Bob Topping is on the vanguard of a design frontier—making products and environments accessible to everyone
BY Suzanne Alyssa Andrew
Photography by Rachel Topping
One of your first projects as a student in Bob Topping’s universal design course is to explore the Sheridan College campus in suburban Toronto either in a wheelchair or wearing goggles that impair your vision. To find yourself stuck at the bottom of a flight of stairs or unable to navigate a long, echoing hallway, where every doorway is identical, is to discover serious design flaws. “There’s a moment of realization,” says Topping. “The students come back, and they’re enraged the environment is so inaccessible.”
Topping, a Toronto-based architect and design consultant, is Canada’s crusader for universal design—creating products and environments everyone can use. The concept applies to every discipline, from architecture to industrial design. For people with limited strength and mobility, there are curbless shower stalls, large-grip scissors and a kettle that rolls forward, no lifting required. Signs at Pearson International Airport’s Terminal 1 are bright, to aid visually impaired travellers.
Most objects and environments are designed for the prototypical user: a young, able-bodied male more than six feet tall. Even if you’re still young, an injury or pregnancy can make for tricky manoeuvring. The principles of universal design (established in the early ’90s by architect and designer Ron Mace at the Center for Universal Design in North Carolina) replace limited concepts like barrier-free design and designing for the disabled, accounting for the varying abilities of a wider range of people. And, unlike other design concepts, universal design principles are considered at the initial design stage, not as an afterthought.
Yet some designers consider it the “sensible shoes” of the design world and eschew Mace’s ideas in favour of pure aesthetics. “There’s a perception from the design community, particularly architects, that it’s going to have a detrimental effect on design quality,” says Topping. Too many designers think accessibility means sticking an unattractive ramp in front of a beautiful building, rather than integrating users’ needs into their initial plans. “If design is going to be successful,” he says, “it should be unobtrusive.”
Topping worked on the first major architecture project in Canada to incorporate universal design: the Air Canada Centre. The fact that its wide range of accommodating features aren’t noticeable is proof of its success. There are no ugly add-ons here. During the design phase in the early to mid-’90s, Topping’s team consulted with a wide range of people. Concession-stand counters were lowered by two inches, making them accessible to people in wheelchairs and those of shorter stature, including kids. And easy-to-access seating, with extra space for wheelchairs and walkers in almost every price range and level, means people with disabilities can choose to sit where they want.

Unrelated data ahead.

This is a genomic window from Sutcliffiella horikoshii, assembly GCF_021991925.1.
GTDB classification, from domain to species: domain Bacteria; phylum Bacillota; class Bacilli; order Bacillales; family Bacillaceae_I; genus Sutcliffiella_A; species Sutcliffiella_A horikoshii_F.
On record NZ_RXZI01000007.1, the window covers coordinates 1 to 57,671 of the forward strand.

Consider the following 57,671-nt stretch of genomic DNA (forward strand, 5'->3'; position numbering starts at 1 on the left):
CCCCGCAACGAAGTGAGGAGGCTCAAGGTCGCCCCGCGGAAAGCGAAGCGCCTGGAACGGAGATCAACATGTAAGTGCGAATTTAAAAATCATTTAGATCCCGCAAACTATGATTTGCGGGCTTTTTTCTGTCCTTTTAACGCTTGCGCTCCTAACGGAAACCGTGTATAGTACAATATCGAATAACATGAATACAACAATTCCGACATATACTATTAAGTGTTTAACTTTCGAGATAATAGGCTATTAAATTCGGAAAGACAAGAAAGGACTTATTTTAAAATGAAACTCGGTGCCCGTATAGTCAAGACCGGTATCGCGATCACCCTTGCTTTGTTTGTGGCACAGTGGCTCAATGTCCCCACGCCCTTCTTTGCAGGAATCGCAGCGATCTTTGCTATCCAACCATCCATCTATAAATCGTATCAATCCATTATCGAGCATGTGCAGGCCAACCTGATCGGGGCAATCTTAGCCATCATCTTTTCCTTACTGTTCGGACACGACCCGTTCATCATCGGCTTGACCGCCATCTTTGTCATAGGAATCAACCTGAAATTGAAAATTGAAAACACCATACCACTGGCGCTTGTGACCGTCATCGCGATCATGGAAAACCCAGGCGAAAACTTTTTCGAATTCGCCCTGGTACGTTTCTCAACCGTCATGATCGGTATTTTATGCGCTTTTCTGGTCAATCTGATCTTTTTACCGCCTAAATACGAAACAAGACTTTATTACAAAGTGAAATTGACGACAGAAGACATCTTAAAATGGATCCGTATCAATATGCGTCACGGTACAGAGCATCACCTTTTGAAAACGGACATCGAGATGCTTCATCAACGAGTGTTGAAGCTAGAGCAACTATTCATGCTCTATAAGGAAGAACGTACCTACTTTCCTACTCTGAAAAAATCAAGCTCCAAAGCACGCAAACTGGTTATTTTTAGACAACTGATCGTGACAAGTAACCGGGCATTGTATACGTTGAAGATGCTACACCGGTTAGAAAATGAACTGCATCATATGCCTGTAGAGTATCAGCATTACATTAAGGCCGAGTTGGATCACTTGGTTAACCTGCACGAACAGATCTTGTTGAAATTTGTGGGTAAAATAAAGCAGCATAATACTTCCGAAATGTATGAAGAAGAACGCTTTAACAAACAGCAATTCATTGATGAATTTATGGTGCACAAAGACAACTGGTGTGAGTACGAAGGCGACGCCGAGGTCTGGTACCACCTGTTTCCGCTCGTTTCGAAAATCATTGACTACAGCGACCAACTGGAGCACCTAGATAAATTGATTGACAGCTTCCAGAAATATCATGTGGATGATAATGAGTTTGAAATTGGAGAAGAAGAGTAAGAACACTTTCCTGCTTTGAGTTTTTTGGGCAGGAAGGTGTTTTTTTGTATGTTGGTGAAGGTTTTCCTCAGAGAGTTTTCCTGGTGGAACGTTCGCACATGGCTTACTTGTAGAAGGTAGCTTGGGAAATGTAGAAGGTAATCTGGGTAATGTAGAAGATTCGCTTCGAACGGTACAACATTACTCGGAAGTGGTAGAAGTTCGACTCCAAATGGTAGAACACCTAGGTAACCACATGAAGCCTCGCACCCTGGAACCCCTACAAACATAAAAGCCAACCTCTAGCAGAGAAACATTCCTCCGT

Canadian designers are slow converts. While Topping continues to consult on new projects, including Toronto’s opera house, he’s the sole staffer at Sheridan College’s funding-challenged Universal Design Centre. He regularly speaks at conferences and events across the country, but he says universal design is a “tough sell,” even among his faculty colleagues.
Canada currently relies on human rights legislation to enforce accessibility standards because our building codes, according to Topping, are “woefully inadequate.” That will change soon, in Ontario at least, now that the Accessibility for Ontarians with Disabilities Act has passed. New standards will apply to any organization offering services to the public—not just new construction, but existing buildings too. The bill will apply to anything defined as public space, including information technologies such as websites.
Topping is convinced widespread education is the clincher for universal design. Indeed, he finds the most enthusiasm for his ideas in his students. Several alum have developed their own successful businesses using the universal design principles they learned from Topping. “Students see it for what it is,” he says. “It just makes sense.”